Winchester in 1932 is the setting for Tracy Chevalier’s latest novel, A Single Thread. Chevalier is the most reliable novelist I know, time and again she writes books I grow to love and to re-read. She is the true example of an iceberg novelist. The depth and detail of her research is invisible, hidden below the surface of the written word, but it is there nonetheless informing every sentence so the reader is confident that the description of various embroidery stitches is accurate. Chevalier has written about fossil hunters, weavers, runaway slaves, orchardists and a famous Dutch painter. In A Single Thread the story involves Winchester Cathedral, bell ringing and embroidery.
Violet Speedwell escapes her mother’s house in Southampton by getting a transfer to work in the Winchester office. Her mother is an emotional bully and Violet is desperate to get away, but not expecting it to be quite so difficult to survive alone on a typist’s salary. Lonely, desperate to make a success of her move, Violet looks for something to occupy her time so she does not have to sit with the other spinsters in the drawing room of her boarding house. One day she steps into the cathedral and finds her way blocked by an officious woman. Today, it is explained, is the Presentation of the Embroideries. Violet joins the broderers stitching kneelers and cushions for the hard benches, and meets two women who will be influential in her story; fellow borderer Gilda Hill, and genius embroidery designer Louisa Pesel.
Chevalier draws a picture of an English city in the years after the Great War, as families still grieve for their lost ones and women have to dance together for the shortage of male partners. And whilst the last war cannot be escaped, the shadow of fascism lurks in Europe. Violet is a surplus woman, her brother and fiancé killed in the war, but she rebels against the idea of devoting the rest of her life to caring for her bitter mother. Hence the move to Winchester. There she finds employment, friendship and, possibly, love. Both activities described in detail – the embroidery and the bell ringing – are detailed, complex and build slowly, layer on layer, each preceding stitch or note needing to be exact before the next one is attempted. This is reflected in Violet’s own life; only when she makes peace with her past, her mother’s grief for her lost son George, Violet’s own grief for her fiancé Laurence, the mind-numbing boredom of her job, can she move on to the next layer of her life.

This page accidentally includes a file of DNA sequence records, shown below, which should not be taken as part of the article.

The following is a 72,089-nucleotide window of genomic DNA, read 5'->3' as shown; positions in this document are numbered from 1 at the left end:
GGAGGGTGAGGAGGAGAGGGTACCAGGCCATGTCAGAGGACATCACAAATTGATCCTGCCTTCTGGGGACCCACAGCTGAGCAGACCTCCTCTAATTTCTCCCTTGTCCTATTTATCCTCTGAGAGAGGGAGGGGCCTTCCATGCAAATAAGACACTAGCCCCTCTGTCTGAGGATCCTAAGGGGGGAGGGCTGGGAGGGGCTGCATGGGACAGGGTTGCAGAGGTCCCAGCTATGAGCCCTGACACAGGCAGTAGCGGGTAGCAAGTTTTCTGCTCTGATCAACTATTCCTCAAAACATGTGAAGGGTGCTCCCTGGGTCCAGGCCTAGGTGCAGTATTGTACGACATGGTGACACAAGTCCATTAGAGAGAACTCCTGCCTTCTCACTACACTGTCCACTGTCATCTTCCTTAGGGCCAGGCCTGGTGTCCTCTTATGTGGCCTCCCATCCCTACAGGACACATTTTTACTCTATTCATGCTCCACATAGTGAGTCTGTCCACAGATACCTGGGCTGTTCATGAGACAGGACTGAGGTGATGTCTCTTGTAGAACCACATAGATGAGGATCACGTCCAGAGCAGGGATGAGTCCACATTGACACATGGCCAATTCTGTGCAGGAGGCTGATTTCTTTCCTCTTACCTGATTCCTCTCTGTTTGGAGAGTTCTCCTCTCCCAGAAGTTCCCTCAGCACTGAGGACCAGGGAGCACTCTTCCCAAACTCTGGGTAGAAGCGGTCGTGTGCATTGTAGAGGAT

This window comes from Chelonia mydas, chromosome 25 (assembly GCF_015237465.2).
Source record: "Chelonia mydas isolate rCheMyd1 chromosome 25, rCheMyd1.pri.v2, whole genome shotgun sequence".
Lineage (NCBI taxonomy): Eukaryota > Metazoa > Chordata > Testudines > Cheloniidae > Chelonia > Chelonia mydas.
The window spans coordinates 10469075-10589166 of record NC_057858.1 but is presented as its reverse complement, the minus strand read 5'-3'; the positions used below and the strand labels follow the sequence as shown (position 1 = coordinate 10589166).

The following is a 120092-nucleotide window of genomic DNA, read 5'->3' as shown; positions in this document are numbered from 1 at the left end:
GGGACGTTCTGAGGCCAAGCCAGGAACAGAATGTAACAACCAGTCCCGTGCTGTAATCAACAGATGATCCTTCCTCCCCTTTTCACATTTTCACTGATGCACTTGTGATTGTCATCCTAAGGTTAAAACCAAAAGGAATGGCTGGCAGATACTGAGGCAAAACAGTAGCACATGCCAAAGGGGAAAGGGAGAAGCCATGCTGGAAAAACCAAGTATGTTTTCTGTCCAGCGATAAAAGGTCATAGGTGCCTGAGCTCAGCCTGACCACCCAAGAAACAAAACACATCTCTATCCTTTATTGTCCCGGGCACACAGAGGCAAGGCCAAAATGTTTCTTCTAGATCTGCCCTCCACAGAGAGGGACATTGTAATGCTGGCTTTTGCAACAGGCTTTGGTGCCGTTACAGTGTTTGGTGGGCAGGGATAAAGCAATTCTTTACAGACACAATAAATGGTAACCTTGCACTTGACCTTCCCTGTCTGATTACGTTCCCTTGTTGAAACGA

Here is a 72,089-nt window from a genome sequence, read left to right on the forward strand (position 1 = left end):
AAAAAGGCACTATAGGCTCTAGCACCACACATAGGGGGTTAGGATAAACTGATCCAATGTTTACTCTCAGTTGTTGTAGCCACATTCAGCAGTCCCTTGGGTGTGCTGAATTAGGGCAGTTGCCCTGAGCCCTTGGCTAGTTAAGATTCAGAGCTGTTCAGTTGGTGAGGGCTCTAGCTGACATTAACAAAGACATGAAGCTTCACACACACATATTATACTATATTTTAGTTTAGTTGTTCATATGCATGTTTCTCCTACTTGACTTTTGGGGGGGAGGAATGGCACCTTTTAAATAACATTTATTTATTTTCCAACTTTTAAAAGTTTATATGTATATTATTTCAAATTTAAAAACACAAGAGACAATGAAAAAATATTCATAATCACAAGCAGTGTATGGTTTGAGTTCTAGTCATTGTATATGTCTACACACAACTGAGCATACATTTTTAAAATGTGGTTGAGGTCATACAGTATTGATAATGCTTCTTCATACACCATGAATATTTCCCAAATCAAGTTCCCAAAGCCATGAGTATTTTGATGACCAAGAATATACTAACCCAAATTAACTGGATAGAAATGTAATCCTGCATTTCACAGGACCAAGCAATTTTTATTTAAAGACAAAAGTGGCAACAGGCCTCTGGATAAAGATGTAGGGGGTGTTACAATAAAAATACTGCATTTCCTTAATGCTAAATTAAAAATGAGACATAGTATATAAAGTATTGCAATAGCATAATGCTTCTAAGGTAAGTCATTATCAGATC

Like all Chevalier’s novels, this is a thoughtful read about a time of great change involving women’s emancipation and independence, where women frown on other women who act against convention. If you like fast-moving stories then this may not be for you. I thought it was delightful and read it quickly, suspecting how it may end and – almost – being correct. But not quite.
And if you’d like to tweet a link to THIS post, here’s my suggested tweet:
A SINGLE THREAD by @Tracy_Chevalier #bookreview #historical #literary https://wp.me/p5gEM4-40S via @SandraDanby